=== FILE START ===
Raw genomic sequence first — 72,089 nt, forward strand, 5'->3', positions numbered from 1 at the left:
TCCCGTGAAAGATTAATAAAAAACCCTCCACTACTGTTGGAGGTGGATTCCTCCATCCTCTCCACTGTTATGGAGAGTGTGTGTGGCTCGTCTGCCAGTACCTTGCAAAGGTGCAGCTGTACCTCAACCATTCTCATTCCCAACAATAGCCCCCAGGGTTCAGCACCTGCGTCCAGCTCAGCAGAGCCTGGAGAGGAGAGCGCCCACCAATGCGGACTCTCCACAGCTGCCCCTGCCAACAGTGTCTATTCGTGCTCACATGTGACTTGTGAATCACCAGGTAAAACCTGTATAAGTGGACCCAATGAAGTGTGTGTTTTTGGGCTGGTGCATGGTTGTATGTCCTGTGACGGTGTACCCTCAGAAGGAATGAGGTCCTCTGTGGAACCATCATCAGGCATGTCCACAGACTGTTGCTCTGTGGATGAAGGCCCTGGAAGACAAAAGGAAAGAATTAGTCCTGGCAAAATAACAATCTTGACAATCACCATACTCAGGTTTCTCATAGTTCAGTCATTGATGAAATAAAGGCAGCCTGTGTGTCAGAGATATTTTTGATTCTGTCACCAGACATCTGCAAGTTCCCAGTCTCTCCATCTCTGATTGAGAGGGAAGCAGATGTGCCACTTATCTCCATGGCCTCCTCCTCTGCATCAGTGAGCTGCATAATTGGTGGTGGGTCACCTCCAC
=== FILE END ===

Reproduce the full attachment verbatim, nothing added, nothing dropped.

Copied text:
Raw genomic sequence first — 72,089 nt, forward strand, 5'->3', positions numbered from 1 at the left:
TCCCGTGAAAGATTAATAAAAAACCCTCCACTACTGTTGGAGGTGGATTCCTCCATCCTCTCCACTGTTATGGAGAGTGTGTGTGGCTCGTCTGCCAGTACCTTGCAAAGGTGCAGCTGTACCTCAACCATTCTCATTCCCAACAATAGCCCCCAGGGTTCAGCACCTGCGTCCAGCTCAGCAGAGCCTGGAGAGGAGAGCGCCCACCAATGCGGACTCTCCACAGCTGCCCCTGCCAACAGTGTCTATTCGTGCTCACATGTGACTTGTGAATCACCAGGTAAAACCTGTATAAGTGGACCCAATGAAGTGTGTGTTTTTGGGCTGGTGCATGGTTGTATGTCCTGTGACGGTGTACCCTCAGAAGGAATGAGGTCCTCTGTGGAACCATCATCAGGCATGTCCACAGACTGTTGCTCTGTGGATGAAGGCCCTGGAAGACAAAAGGAAAGAATTAGTCCTGGCAAAATAACAATCTTGACAATCACCATACTCAGGTTTCTCATAGTTCAGTCATTGATGAAATAAAGGCAGCCTGTGTGTCAGAGATATTTTTGATTCTGTCACCAGACATCTGCAAGTTCCCAGTCTCTCCATCTCTGATTGAGAGGGAAGCAGATGTGCCACTTATCTCCATGGCCTCCTCCTCTGCATCAGTGAGCTGCATAATTGGTGGTGGGTCACCTCCAC